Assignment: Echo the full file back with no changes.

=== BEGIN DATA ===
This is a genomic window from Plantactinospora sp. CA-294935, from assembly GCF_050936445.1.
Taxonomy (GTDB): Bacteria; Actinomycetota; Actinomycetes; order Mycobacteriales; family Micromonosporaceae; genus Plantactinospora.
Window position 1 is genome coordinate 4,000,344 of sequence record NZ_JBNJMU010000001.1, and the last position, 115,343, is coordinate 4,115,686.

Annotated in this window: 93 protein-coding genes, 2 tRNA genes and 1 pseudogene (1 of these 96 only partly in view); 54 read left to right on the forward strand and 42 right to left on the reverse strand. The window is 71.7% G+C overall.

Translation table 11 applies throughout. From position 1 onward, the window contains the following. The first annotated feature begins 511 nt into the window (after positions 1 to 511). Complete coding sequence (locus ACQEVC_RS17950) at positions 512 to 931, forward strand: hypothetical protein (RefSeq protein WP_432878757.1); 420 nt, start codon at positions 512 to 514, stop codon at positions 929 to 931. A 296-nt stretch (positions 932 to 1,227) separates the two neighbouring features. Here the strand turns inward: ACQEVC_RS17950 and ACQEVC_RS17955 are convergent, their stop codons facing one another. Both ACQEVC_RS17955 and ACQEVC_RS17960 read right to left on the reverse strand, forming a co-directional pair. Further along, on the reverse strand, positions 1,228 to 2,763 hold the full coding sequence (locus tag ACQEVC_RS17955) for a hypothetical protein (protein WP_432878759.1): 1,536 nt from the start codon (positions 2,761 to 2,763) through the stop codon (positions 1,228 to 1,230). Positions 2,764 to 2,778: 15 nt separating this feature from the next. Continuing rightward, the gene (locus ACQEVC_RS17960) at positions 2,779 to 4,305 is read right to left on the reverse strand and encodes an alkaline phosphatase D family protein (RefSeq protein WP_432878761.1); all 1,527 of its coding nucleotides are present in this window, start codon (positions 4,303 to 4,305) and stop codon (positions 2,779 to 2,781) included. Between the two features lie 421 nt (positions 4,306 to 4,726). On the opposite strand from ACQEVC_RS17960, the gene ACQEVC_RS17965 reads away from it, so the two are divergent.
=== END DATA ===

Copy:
This is a genomic window from Plantactinospora sp. CA-294935, from assembly GCF_050936445.1.
Taxonomy (GTDB): Bacteria; Actinomycetota; Actinomycetes; order Mycobacteriales; family Micromonosporaceae; genus Plantactinospora.
Window position 1 is genome coordinate 4,000,344 of sequence record NZ_JBNJMU010000001.1, and the last position, 115,343, is coordinate 4,115,686.

Annotated in this window: 93 protein-coding genes, 2 tRNA genes and 1 pseudogene (1 of these 96 only partly in view); 54 read left to right on the forward strand and 42 right to left on the reverse strand. The window is 71.7% G+C overall.

Translation table 11 applies throughout. From position 1 onward, the window contains the following. The first annotated feature begins 511 nt into the window (after positions 1 to 511). Complete coding sequence (locus ACQEVC_RS17950) at positions 512 to 931, forward strand: hypothetical protein (RefSeq protein WP_432878757.1); 420 nt, start codon at positions 512 to 514, stop codon at positions 929 to 931. A 296-nt stretch (positions 932 to 1,227) separates the two neighbouring features. Here the strand turns inward: ACQEVC_RS17950 and ACQEVC_RS17955 are convergent, their stop codons facing one another. Both ACQEVC_RS17955 and ACQEVC_RS17960 read right to left on the reverse strand, forming a co-directional pair. Further along, on the reverse strand, positions 1,228 to 2,763 hold the full coding sequence (locus tag ACQEVC_RS17955) for a hypothetical protein (protein WP_432878759.1): 1,536 nt from the start codon (positions 2,761 to 2,763) through the stop codon (positions 1,228 to 1,230). Positions 2,764 to 2,778: 15 nt separating this feature from the next. Continuing rightward, the gene (locus ACQEVC_RS17960) at positions 2,779 to 4,305 is read right to left on the reverse strand and encodes an alkaline phosphatase D family protein (RefSeq protein WP_432878761.1); all 1,527 of its coding nucleotides are present in this window, start codon (positions 4,303 to 4,305) and stop codon (positions 2,779 to 2,781) included. Between the two features lie 421 nt (positions 4,306 to 4,726). On the opposite strand from ACQEVC_RS17960, the gene ACQEVC_RS17965 reads away from it, so the two are divergent.